Held on Saturday, April 13, 1996 at the Barrens Test Range in Manchester, Tennessee
The following text was taken, with permission, from an article by by Gregory Allison, which was published in the May-June 1996 issue of the Southeastern Space Supporter, newsletter of HAL5.
Who said 13 was an unlucky number? There we stood in a windswept cornfield near Manchester, Tennessee on Saturday, the 13th of April, with the HALO rocket stowed in its launch gondola in the back of Al Wright's pickup truck. Wind gusts were so bad that the local volunteer fire department, which was running a barbecue concession for the event had to take down their canopy. Then, a heavy rainstorm swept in followed by more wind. The wind was almost steady with a few breaks of just four or five minutes. Our launch window was only open from 2 to 4 pm. Launch conditions did not appear to be optimal.
We feared that any gust of wind catching our oversized fins (designed for a one percent atmosphere) would pitch our rocket horizontal to the horizon converting it into an unguided ground strafing cruise missile! Well of course that wouldn't do!
What to do?!? As it approached the time we would have to initiate setup, I polled all the HALO experts. With hands stuffed into pockets and feet kicking at the dirt and cornstalks I got the resounding response: silence. Tim Pickens, anxious about the weather, looked at me and said, "You guys (HAL5 Executive Committee, I suppose?) tell me what to do, it's your decision", or something like that. I looked across the field into the faces of all our members present and thought of all the work they had done and sacrifice they had made for this day.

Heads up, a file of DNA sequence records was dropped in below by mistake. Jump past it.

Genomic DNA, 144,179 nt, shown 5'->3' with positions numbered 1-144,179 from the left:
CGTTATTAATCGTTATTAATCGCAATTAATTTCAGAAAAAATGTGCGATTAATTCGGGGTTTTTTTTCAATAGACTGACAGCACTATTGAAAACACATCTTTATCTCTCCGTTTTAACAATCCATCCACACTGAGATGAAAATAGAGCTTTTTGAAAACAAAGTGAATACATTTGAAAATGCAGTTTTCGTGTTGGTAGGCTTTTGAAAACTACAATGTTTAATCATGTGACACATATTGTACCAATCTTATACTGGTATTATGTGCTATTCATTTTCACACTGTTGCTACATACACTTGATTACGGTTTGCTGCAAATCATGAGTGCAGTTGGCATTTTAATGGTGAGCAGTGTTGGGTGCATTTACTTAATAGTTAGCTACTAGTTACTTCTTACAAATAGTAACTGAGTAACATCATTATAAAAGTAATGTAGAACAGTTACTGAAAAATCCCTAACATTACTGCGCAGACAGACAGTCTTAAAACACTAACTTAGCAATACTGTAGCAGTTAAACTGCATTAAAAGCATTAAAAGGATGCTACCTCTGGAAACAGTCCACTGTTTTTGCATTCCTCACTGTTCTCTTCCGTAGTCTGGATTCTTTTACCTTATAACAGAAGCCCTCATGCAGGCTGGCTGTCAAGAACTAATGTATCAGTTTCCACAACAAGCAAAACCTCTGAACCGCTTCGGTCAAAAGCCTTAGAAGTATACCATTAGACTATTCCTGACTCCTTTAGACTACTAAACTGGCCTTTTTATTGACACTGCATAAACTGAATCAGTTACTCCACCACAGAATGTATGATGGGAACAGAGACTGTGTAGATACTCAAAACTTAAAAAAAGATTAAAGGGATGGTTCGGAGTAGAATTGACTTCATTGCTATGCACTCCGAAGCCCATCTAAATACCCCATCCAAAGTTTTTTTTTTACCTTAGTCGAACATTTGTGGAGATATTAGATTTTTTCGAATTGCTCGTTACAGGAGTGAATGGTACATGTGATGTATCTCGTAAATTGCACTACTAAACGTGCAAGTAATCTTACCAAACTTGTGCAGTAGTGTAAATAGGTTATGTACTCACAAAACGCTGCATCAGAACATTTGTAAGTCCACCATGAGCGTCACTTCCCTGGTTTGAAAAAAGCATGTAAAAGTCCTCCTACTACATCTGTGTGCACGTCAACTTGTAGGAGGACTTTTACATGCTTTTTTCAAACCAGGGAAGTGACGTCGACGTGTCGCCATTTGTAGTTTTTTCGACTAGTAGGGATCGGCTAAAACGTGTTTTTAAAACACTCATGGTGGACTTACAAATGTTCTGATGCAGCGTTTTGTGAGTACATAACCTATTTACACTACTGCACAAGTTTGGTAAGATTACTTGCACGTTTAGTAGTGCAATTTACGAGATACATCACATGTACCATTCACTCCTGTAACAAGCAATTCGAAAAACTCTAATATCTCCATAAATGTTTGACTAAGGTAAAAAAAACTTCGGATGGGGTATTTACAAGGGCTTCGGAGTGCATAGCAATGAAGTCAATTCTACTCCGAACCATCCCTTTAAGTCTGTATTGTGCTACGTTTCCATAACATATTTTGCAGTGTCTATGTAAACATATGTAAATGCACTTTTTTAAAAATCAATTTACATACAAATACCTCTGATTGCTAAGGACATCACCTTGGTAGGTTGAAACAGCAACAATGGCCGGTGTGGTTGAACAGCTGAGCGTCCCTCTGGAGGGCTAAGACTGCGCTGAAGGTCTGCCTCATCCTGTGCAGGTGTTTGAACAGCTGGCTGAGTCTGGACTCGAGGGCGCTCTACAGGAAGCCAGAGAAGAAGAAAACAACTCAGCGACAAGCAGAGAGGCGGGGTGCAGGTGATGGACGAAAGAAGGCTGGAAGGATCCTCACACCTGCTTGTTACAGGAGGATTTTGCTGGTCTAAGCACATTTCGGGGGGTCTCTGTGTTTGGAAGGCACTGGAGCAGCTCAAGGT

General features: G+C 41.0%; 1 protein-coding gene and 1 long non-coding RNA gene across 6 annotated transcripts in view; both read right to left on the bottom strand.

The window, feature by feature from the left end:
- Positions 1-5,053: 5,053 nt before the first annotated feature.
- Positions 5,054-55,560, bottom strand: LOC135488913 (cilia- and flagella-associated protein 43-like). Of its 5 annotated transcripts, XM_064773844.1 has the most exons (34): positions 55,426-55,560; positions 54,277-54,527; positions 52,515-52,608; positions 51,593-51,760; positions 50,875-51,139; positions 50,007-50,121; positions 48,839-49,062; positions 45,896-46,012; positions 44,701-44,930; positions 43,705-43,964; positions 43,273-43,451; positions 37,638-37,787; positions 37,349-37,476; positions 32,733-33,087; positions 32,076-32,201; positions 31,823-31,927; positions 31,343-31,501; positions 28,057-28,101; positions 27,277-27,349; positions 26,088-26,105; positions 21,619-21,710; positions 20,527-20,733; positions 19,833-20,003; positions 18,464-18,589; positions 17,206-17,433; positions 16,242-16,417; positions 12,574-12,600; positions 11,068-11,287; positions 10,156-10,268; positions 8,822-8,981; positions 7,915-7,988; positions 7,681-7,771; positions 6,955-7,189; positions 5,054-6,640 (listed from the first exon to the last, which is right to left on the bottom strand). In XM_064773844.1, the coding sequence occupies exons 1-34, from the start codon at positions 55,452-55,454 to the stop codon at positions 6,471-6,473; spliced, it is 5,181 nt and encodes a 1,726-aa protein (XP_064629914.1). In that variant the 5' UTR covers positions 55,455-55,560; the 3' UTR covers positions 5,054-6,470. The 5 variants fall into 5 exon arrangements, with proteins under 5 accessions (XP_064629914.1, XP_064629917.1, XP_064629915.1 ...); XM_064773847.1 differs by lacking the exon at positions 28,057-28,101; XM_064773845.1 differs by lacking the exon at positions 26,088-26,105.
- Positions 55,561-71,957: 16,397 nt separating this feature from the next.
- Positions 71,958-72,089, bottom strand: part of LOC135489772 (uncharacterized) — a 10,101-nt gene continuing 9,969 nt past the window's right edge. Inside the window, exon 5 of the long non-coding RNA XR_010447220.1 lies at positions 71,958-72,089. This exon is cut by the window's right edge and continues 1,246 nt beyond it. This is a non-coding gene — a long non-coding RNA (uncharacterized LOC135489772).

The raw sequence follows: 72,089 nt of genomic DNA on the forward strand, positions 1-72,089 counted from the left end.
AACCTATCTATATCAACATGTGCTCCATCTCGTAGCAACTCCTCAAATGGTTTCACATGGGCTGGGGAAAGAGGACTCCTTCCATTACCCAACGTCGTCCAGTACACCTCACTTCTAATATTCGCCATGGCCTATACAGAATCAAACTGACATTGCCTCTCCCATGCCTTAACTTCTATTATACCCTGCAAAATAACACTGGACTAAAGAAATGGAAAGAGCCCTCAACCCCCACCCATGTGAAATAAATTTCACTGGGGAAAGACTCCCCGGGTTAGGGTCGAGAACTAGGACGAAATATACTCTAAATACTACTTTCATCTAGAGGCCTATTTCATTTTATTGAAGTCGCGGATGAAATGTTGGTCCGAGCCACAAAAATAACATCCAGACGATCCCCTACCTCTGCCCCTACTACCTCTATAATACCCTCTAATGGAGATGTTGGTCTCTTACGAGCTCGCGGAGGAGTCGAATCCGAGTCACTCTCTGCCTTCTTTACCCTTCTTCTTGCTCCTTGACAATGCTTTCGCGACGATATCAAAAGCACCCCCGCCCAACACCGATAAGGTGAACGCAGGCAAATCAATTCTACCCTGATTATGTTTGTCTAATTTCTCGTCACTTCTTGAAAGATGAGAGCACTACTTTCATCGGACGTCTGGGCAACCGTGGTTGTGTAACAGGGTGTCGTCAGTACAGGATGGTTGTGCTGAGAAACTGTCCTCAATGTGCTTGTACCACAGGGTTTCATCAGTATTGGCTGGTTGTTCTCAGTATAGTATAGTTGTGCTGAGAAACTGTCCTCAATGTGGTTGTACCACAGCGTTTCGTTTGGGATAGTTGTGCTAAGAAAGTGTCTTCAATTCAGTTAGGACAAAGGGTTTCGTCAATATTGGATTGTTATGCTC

To quit now would have crushed all their spirits. I knew we owed it to them to at least try to set for launch and hope for a miracle break in the weather. I looked at Tim and uttered the mundane response, "No Guts -- No Glory! Let us at least set up and then we'll see what happens."
Race Against Time -- and Rain
The rain had stopped so everyone cheerfully pitched in to initiate setup. We pulled the plastic off the rocket/gondola launch system and transported it to our designated launch area. (Launch site director, Rick Kauffman had specified a separate launch site for us so that other groups could continue launch activities with little regard to our schedule.) We took a few photographs with the rocket and proceeded to integrate the avionics. We discovered a connector problem and discovered we had to drill an additional hole. Time was ticking and the launch window was eroding. The avionics were integrated, the rocket reinstalled into the gondola (launch tube) the system was erected and staked down. Then -- more rain!
We rushed to cover the rocket with a plastic tarp while Al Wright and Tim Pickens prepared to load the liquid nitrous oxide oxidizer. There we all stood, in the rain, working and preparing for the dubious chance that we might actually fly this bird. Loading was proceeding slowly and the launch window was ticking down. I commandeered Clay Sawyer's car (which was at our launch site) and went to Rick Kauffman to plead for ten extra minutes. As it turned out he had 30 minutes of reserve, keeping our window open until 4:30 pm. A few minutes before 4:00 pm, as the nitrous oxide loading was nearing completion, the clouds broke and our spirits lifted.